Findability and folksonomies

I am blogging some stuff from the iainstitute mailing list, whose archive is currently not public, which is kinda ironic for an organization that focuses on findability.

Anyways. Peter Morville (with a new book on findability) and Thomas Vanderwal (who coined the term folksonomy) sparring over folksonomies:

Thomas, refering to an article Peter wrote:

“I really like most of the article. I agree with the Wikipedia section, but have more scepticism as the *folksonomy* entry is nearly always wrong these days with the definition and examples it gives.

I do start running into problems with your article in the folksonomy area. I agree that early on the Technorati folks coopted the folksonomy term, but they have shied away from its use of late as they realize it is not what it is doing with their tagging effort.

What Technorati is doing is what Cory Doctorow labelled Metacrap.

Technorati tagging is a gory mess, it adds little value, it captures a variety of tagging (and decidedly non-tagging — commercial weblog tools have their categories counted as tags by Technorati) practices with various points of view and gumbles them up. It could even be worse than Metacrap. I have talked with them a fair amount about how to approach fixing it and time will show if they have an interest.

It seems you have had blinders on with the folksonomy tools since the IA Summit in Montreal Peter. As the serendipity tools like http://del.icio.us have been growing up into fairly decent findability tools as their corpus of materials grows. The creator of del.icio.us has left his day job and has been focussing on the tool as a full-time job and has five other developers now making the product better. They built their own search engine which has just gone live and is permitting their corpus, which is based on their contributors’ point of view, to be used more easily.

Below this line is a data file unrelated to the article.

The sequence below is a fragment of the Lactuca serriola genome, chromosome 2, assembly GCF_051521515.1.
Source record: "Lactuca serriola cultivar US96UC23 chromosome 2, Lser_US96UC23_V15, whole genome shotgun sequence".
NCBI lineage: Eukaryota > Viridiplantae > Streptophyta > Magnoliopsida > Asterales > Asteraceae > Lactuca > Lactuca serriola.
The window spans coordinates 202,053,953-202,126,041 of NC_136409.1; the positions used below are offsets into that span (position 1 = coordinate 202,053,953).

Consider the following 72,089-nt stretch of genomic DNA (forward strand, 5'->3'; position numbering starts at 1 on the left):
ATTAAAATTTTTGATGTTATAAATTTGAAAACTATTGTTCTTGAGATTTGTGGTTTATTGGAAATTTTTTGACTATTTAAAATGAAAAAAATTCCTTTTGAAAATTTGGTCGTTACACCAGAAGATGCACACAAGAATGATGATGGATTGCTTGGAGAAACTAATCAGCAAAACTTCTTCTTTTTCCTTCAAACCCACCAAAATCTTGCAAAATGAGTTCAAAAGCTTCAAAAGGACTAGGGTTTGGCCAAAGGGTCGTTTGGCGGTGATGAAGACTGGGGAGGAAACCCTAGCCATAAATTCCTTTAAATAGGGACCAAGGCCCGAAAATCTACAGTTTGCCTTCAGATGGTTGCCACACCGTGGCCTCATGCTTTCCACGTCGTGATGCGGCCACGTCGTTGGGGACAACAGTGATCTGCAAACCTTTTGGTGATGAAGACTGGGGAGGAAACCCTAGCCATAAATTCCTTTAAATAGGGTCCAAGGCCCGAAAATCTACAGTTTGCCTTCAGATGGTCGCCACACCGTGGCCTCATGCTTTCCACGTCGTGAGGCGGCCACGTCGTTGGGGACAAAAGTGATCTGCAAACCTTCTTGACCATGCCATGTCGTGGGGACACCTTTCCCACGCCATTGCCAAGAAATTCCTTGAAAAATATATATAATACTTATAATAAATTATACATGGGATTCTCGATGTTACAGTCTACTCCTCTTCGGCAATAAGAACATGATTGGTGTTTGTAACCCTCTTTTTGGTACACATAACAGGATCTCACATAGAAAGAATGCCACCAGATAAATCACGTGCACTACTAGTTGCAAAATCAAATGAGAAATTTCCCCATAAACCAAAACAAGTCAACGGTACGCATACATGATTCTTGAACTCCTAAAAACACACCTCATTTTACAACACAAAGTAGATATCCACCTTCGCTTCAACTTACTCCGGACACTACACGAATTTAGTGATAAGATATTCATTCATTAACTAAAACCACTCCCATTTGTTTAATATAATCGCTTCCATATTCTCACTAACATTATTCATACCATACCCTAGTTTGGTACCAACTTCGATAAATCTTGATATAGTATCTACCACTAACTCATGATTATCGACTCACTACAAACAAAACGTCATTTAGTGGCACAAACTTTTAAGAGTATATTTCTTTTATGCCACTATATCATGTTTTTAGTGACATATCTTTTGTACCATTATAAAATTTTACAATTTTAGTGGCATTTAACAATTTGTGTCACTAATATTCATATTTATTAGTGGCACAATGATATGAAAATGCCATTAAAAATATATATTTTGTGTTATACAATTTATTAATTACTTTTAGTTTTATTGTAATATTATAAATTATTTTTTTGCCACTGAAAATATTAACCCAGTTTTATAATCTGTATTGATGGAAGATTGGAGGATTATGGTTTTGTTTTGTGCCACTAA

Having just returned from Europe from the Euro IA Summit, I had a lot of discussions with people there about folksonomy. Many wished I had presented on that subject or were writing a book on the subject (hmm…). There is a problem in Europe and with the rest of the world
that folksonomies help resolve, it is a cross-cultural tool. It easily leverages the language of those tagging from one culture and uses the object being tagged as a pivot to find other cultures vocabulary for similar objects. Folksonomies are quite a popular tool in non-parochial Amerian eyes. They help greatly with findability.

The key piece is that the folksonomy tools are broad folksonomies so people can pivot.

[…]

Peter answers:

I’m glad you enjoyed (most of) the authority article, and I appreciate your thoughtful response. I do think folksonomies as an experimental subject are very interesting, and I don’t dispute that tagging can improve findability and refindability. I’m just not sure that most people most of the time will find it worth the investment in the long-run. I forced myself to try del.icio.us before the IA summit panel so I’d have something useful to say about it. I haven’t used it since. In any case, I think we’ll have to agree to disagree on some (but not all) of these issues.

Thomas:

You really should try del.icio.us again, particularly since most of what you stated is has not been the case for many months and you are a voice of authority. You should also try Yahoo’s My Web. Yes, they do take a little time, but the pay off is quite grand.

[…]

Peter:

When I get a chance, I will revisit del.icio.us and explore Yahoo’s My Web.
Then I will be much better prepared to criticize them :-) In the meantime, I
will maintain my skepticism, based purely on my problem with the following
proposition:

“Yes, they do take a little time, but the pay off is quite grand.”

Google Desktop takes no time and the refindability payoff is arguably much
better.